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20121001
20121009
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KRCB (PBS) 6
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Search Results 0 to 5 of about 6 (some duplicates have been removed)
PBS
Oct 7, 2012 12:30pm PDT
barack obama. >> what do you think? the vice presidential debate is coming up. >> it just so happens joe biden and paul ryan respect each other and get along well. those two were the ones that had allhe protestants. i think this will be a fun debate, and enjoyable debate. joe biden has a good sense of humor. you are not going to see him paint barack obama in his debate. >> i hope it is more interesting. yes, there were 50 million people calling the first debate, and the question i have is, for how long? i was sitting there thinking, ok, obama did not show up to play, and this is unbelievably borig. if i did n havto do this for a living, i would turn on a show i wanted to watch. >> it depends on your perspective. i was fascinated, i was seized. my attention did not lapse for an hour-and-a-half. i have a medical question. if you saw the joe biden clip, how does a man of a certain age maintain such a high level of indignation continuously without getting a heart attack? can you believe what he is doing, all of this stuff? i think he needso go easy, and i say that as a punt medical opinion,
PBS
Oct 2, 2012 5:30pm PDT
on the battle for north carolina. jeffrey brown reports on the tightening presidential contest. >> brown: barack obama won this state in 2008 by the slimmest of margins with help from a large african-american turnout. four years later in a down economy it looks like his challenge will be even greater. >> woodruff: and we talk with national public radio's greg allen. he focuses on the outreach to hispanics in the tar heel state. >> ifill: then margaret warner updates the investigation into the assault on the u.s. consulate in libya. >> woodruff: we look at new findings showing australia's great barrier reef has lost half its coral in the last 27 years. >> ifill: and we close with snapshots of three of this year's macarthur genius award winners, each with a unique view of war. >> people tend to look at the military, they tend to look at war and they tend to look at conflict as something very black and white. it's not like that at all. >> ifill: that's all ahead on tonight's newshour. major funding for the pbs newshour has been provided by: creating new enriching experiences. through intel's philos
PBS
Oct 5, 2012 5:30pm PDT
in the presidential campaign. it was the kind of news that president obama hoped for, just over a month before the election and two days after a sub-par debate outing. >> more americans entered the work force, more people are getting jobs. >> brown: indeed, september's unemployment rate, calculated by a survey of households, fell to 7.8%. that's the lowest since the president took office. a second survey, of businesses, showed that employers added a net of 114,000 jobs, and job gains for july and august were revised upward by 86,000 the president touted the numbers in a campaign stop at george mason university in fairfax, virginia. >> now, every month reminds us that we've still got too many of our friends and neighbors who are looking for work. there are too many middle class families that are still struggling to pay the bills. they were struggling long before the crisis hit. but today's news certainly is not an excuse to try to talk down the economy to score a few political points. it's a reminder that this country has come too far to turn back now. >> brown: that was a swipe at republican m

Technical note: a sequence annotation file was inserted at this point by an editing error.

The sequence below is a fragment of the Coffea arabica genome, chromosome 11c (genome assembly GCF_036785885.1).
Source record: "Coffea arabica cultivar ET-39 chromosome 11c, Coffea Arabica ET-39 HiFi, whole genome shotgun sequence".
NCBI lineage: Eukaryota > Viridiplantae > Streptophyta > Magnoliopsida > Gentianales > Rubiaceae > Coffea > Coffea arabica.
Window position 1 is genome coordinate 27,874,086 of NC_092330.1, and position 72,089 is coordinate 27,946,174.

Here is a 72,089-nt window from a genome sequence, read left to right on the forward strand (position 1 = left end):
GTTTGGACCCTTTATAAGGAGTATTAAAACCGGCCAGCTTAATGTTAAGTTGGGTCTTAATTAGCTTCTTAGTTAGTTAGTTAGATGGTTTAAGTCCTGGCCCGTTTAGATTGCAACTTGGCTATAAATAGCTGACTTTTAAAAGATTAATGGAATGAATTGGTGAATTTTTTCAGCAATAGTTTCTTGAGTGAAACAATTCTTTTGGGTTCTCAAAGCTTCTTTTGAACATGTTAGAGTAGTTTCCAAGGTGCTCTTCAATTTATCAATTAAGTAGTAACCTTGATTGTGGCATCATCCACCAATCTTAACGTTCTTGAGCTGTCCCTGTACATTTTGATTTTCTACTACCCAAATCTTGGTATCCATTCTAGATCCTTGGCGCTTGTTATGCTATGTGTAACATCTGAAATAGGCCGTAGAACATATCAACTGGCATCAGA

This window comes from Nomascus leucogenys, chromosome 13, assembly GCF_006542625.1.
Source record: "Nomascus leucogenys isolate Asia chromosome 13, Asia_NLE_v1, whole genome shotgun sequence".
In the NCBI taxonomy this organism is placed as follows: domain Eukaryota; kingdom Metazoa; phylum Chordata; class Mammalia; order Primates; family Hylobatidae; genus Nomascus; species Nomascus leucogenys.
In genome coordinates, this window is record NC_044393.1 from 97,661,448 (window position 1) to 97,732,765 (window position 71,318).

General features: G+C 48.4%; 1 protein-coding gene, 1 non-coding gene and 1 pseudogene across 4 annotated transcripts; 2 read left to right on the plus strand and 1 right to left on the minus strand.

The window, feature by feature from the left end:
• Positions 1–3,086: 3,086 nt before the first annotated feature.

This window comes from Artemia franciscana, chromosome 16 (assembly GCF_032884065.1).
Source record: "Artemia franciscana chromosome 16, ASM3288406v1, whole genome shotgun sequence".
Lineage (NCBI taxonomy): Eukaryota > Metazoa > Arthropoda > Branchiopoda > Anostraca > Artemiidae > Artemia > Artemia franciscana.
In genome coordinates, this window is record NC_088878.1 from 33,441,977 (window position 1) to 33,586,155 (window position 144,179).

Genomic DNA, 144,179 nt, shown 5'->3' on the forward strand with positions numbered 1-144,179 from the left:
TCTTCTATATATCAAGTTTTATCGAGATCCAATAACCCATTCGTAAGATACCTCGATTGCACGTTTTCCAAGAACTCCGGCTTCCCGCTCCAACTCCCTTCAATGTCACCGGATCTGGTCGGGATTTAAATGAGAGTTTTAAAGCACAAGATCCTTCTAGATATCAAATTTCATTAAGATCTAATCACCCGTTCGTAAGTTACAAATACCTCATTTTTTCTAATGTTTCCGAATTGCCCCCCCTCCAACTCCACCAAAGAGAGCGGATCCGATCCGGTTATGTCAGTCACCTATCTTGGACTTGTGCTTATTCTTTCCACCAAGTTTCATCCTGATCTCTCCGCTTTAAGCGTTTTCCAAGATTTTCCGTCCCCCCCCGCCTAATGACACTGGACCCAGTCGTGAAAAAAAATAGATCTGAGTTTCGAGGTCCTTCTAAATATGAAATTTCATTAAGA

PBS
Oct 1, 2012 9:00pm PDT
and not obama had promised to increase defense spending. only 23% were aware that payroll taxes had decreased during obama's term in office. only slightly more than half knew that paul ryan is the republican vice presidential nominee. the director of the annenberg center, kathleen hall jamieson, our master media decoder is back with us. welcome. >> thank you. >> so who's responsible for the widespread unawareness or ignorance that you report in your survey? is it the candidate, the media, or the voter? >> it's all three. and fortunately, we have the opportunity with presidential debates to do something that reliably increases knowledge. we've been studying presidential debates for a long time as a scholarly community. and to our surprise, we consistently find that those who watch debates, regardless of the level of knowledge they come in with, come out with more accurate knowledge as a general group. and they do this because those who haven't paid a great deal of attention have a lot to learn. those of us who've paid a lot of attention still missed things. the news may have covered something
Search Results 0 to 5 of about 6 (some duplicates have been removed)